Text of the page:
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A sobering history of drunk driving in the US and why it's still so prevalent

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December 11, 2023
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A sobering history of drunk driving in the US and why it's still so prevalent

Over the decades, a combination of laws, public service campaigns, and fierce opposition by advocate groups turned an activity that was merely frowned upon in the 1970s into one that carries severe legal consequences and public shame. But tens of thousands of Americans still die from that activity every year.

Driving under the influence of any substance risks not only the driver's life but the lives of everyone else sharing the road with them.

In the 1980s, drunk driving claimed almost 20,000 lives American lives per year and accounted for over 40% of all crash deaths, according to stats from the National Highway Traffic Safety Administration and the National Safety Council stats.

But efforts to save Americans from the perils of drunk driving have made little progress since that peak, still accounting for about 30% of lives lost in crashes since the late 1990s. analyzed data from the Centers for Disease Control and Prevention and the National Transportation Safety Board data to trace the history of America's battle with the dangers of drunk driving to the current day and considered measures states can take to discourage the act further.

It's been a decade since the NTSB made a slew of recommendations to enact new laws aimed at lowering the frequency of drunken driving on U.S. roads—an offense that places others at risk of injury or death and is guaranteed to raise one's car insurance rates.

To date, few states have taken action to implement reforms recommended by NTSB. Those suggestions include lowering blood alcohol concentration limits to 0.05% concentration, requiring drivers arrested for DUI to use an interlock device, suspending those drivers' licenses, requiring law enforcement to record the establishment that last served a drink to a driver arrested for DUI, and enhancing sobriety checkpoints and DUI enforcement generally.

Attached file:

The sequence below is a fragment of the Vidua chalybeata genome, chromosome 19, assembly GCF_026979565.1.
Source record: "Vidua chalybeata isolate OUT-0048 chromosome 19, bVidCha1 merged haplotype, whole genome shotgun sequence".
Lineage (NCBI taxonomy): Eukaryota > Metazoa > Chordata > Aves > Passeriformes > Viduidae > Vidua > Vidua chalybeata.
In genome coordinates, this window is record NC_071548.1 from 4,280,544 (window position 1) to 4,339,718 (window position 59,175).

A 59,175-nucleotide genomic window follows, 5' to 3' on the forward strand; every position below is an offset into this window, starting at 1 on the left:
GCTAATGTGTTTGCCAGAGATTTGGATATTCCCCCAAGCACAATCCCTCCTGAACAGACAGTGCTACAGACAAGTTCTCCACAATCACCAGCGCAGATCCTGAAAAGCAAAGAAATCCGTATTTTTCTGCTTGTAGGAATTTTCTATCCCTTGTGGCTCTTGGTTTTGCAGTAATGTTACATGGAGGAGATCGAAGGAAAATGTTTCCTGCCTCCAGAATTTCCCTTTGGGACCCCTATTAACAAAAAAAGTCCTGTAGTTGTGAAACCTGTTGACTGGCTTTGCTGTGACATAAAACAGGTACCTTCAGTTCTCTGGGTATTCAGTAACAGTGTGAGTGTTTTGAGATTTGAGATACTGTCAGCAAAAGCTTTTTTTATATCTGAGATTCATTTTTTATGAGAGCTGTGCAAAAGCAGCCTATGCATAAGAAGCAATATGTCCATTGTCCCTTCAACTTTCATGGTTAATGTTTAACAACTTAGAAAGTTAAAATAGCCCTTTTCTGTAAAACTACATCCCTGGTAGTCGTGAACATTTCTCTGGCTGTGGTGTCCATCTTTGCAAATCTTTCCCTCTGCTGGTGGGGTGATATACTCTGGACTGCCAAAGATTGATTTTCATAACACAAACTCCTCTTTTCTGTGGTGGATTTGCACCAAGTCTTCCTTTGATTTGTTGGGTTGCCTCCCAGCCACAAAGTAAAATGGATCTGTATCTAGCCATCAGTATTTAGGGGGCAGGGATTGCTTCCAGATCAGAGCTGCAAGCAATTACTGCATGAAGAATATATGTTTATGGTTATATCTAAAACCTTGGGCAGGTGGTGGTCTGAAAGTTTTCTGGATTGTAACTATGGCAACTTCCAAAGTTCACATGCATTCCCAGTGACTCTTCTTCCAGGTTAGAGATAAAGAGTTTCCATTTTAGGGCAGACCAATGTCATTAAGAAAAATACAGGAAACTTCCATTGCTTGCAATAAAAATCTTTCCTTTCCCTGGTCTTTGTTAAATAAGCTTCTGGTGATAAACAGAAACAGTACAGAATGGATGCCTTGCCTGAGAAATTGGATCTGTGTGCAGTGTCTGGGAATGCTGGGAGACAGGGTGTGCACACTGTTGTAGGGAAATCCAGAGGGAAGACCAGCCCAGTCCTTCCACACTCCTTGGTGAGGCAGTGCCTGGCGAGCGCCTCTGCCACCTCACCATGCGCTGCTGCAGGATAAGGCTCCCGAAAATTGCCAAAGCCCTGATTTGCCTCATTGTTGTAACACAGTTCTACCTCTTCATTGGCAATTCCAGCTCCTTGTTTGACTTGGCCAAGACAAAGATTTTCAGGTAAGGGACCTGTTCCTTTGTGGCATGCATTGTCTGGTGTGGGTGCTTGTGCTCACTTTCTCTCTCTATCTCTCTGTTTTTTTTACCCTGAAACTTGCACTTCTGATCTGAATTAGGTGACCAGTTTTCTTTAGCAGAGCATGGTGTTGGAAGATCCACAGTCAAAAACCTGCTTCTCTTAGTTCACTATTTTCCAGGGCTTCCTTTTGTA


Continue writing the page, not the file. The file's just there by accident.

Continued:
The recommendations aim to move the U.S. closer to a world in which zero traffic accidents happen as a result of drinking and driving.

"Although there has been good progress by states in some areas, much more needs to be done to significantly reduce and mitigate crashes related to alcohol-impaired driving," the NTSB wrote in a report issued in summer 2022.

Car keys and a glass of alcohol on a table.
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The limitations of existing safety laws

Safety regulations put in place over the last 100 years have shown varying degrees of success in saving lives on the road. The most successful were mandatory seatbelt laws.

Manufacturers began installing seat belts in cars in the 1950s. However, by the late 1970s and into the early 1980s, only about 1 in 10 occupants used a seatbelt when in a moving car, according to the CDC. In the years following, state-implemented seatbelt requirements—beginning with New York's in 1984—saved thousands of lives annually. Today, 90% of drivers and front-seat passengers use seatbelts, estimated to save more than 10,000 lives yearly, according to the NHTSA.

But not all driver safety regulations have had the same long-lived success.

The law establishing 21 as the minimum age required to purchase alcohol in 1984 had a substantial impact on lowering car crashes over the following decade.

Around the same time, the push to eliminate drunk driving gained a critical ally in the advocacy group Mothers Against Drunk Driving. MADD was formed in 1980 by two grieving mothers of young girls killed by repeat DUI offenders.

On the morning of Aug. 31, 1988, New York Times subscribers picked up a front page with a story on it detailing a new national public service campaign inspired by Scandinavian countries. The "designated driver" campaign was born. By 1991, the term had become a household phrase, even earning itself an entry in the dictionary.